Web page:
Procedure: commissioners' report to the estates; objections to instructions; reply to objections
[William Graham], earl of Menteith's report of the commissioners for the fishing their proceedings

The which day William, earl of Menteith, the president of his majesty's council, reported to the nobility, council and estates presently convened the proceedings of the commissioners appointed for the treaty of the common fishing, and therewithal he produced instructions sent down by his majesty concerning the fishing, with the commissioners' observations made thereupon and reply made by the English commissioners thereto; which being read, the estates ordain a copy of the answers and reply to be given to every estate to be considered of by them and they to report to the public meeting their opinion and judgement concerning the same upon Monday next in the forenoon at 10 o'clock. The estates present warned in the acts.

Follows the observations upon the general instructions by way of objection:

Whereas by the instructions sent by his majesty to [Sir William Alexander of Menstrie], his secretary of Scotland, concerning the erection of a general fishing, it would appear that the said general fishing to be erected is understood of those fishings whereof the benefit is only reaped by strangers and does in no way touch those fishings which are enjoyed by the natives of any of the kingdoms. It is necessary that the particular fishings within every kingdom which are only enjoyed by the natives be made known, that the laws and freedoms of every kingdom may be preserved, as is contained in the said instructions.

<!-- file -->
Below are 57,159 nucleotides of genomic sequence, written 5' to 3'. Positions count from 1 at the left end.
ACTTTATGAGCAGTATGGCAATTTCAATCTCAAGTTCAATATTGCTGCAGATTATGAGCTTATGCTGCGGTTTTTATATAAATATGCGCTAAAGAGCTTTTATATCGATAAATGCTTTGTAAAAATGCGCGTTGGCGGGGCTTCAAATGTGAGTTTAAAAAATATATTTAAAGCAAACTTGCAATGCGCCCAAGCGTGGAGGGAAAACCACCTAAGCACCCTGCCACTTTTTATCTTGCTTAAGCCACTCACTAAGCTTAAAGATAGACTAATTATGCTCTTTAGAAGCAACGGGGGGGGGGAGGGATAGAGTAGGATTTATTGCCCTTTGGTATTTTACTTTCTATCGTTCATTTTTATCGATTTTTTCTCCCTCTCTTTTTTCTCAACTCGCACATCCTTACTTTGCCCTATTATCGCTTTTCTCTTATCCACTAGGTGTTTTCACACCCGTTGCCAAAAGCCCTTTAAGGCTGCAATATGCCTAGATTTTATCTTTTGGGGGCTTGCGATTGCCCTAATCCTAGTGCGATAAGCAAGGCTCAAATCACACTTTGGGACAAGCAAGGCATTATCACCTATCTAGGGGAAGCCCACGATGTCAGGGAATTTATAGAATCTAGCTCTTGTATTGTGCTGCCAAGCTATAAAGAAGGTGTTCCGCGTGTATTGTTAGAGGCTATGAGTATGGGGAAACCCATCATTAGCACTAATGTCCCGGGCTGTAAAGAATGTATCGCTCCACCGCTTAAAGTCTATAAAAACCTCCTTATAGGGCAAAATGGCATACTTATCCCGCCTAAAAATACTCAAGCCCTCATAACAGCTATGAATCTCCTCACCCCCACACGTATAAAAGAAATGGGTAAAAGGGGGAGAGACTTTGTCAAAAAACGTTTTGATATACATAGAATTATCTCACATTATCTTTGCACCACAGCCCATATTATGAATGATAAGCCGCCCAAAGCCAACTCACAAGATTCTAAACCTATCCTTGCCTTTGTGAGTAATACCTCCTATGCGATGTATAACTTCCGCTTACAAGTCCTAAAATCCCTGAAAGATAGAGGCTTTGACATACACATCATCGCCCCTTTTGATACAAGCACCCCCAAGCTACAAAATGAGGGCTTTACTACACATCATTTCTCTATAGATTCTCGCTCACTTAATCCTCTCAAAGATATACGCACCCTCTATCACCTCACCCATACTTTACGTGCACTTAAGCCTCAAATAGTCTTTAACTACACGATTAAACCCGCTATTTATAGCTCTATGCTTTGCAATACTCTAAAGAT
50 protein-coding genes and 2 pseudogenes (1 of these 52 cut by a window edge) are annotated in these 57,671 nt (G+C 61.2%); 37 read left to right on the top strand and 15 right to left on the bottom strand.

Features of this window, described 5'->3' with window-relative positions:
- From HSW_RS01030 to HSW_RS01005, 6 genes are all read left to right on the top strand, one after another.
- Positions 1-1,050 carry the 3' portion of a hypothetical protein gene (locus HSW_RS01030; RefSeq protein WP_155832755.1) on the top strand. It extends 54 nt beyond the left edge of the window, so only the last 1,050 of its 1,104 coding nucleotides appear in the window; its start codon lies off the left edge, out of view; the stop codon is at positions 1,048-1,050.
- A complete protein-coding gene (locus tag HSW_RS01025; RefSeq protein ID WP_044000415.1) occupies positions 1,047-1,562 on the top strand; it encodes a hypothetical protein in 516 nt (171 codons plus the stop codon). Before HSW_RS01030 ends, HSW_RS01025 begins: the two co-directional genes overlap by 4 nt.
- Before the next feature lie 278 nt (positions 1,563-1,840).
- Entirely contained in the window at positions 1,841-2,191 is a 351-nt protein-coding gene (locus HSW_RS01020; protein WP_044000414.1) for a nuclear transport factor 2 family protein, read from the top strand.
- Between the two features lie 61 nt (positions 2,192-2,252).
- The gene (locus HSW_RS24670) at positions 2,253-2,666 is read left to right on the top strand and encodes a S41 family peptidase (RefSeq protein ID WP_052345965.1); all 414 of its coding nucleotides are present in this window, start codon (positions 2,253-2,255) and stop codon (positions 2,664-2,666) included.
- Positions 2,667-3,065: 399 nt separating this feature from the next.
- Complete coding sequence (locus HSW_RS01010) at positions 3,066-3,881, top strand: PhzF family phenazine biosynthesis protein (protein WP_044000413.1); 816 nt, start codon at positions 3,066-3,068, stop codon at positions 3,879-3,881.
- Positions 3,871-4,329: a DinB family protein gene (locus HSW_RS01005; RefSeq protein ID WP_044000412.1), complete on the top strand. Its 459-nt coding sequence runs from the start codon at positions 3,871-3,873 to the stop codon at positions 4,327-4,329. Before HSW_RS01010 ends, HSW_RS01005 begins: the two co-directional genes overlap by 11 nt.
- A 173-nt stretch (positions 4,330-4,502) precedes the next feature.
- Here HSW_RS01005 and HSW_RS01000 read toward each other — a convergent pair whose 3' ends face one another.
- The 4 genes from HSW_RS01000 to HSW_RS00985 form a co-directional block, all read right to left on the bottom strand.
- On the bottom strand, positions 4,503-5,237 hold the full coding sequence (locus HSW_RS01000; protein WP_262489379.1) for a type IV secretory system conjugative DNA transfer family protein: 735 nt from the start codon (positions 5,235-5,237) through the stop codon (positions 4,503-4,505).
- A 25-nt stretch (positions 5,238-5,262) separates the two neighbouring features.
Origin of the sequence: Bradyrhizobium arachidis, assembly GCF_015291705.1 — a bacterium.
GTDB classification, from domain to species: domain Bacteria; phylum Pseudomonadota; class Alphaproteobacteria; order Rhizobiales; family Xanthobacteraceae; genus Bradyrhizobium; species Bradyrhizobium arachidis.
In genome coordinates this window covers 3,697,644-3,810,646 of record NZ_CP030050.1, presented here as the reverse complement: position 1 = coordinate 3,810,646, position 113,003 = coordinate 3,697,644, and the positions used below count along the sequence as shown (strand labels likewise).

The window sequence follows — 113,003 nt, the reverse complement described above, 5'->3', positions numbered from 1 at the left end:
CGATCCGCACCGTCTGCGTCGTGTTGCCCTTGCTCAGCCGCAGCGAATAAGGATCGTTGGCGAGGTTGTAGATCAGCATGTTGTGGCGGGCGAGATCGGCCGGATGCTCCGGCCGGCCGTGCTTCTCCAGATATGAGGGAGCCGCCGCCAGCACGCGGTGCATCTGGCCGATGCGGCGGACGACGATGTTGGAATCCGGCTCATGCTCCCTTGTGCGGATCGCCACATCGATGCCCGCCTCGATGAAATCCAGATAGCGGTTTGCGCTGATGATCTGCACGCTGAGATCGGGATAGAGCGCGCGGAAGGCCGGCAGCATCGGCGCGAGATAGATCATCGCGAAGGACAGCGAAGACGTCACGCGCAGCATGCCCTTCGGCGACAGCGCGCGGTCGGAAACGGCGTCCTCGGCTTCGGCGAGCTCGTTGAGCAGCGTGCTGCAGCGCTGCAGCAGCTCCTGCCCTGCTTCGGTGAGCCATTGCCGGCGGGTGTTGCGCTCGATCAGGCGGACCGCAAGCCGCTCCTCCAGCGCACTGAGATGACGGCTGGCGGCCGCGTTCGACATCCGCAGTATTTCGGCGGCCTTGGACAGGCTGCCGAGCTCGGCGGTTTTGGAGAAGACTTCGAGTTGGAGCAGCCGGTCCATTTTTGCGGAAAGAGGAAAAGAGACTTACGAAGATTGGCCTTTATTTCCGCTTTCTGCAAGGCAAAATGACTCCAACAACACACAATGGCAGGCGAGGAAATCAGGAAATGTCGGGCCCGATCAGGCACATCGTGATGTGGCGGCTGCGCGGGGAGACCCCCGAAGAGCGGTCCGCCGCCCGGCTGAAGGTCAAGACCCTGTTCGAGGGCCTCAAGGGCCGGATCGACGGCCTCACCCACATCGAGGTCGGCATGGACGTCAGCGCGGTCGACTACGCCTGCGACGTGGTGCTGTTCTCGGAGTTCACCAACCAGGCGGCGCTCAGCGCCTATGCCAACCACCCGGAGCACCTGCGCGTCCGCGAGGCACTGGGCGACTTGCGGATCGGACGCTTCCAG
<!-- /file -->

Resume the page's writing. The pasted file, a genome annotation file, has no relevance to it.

It is desired that it may be cleared what these fishings are which are called common benefits and cannot dividedly be enjoyed.

To understand what several undertakings will be for this general fishing in England and in Ireland.

It is desired that the Scottish adventurers of the society be naturalised in England, seeing the naturalisation which the English are to have in Scotland is equivalent to naturalisation in England.

It would be considered in what manner the return for the fishes exported out of each kingdom shall be made to the kingdom wherein they are taken.

As to the government of the association it is fit before it be treated of that the preceding articles be cleared and the several undertakings agreed, that all the undertakers may join together for perfecting thereof.

As to that article for building one or more free burghs in the Isle of Lewis, there can be no answer given thereto until the next meeting of the estates, in regard it is against the standing right of regal burghs already erected and of others having interest, who in reason must be heard before any opinion be given therein.

It is thus subscribed, W[illiam] Alexander

Follows the answers of the English commissioners to the preceding objections: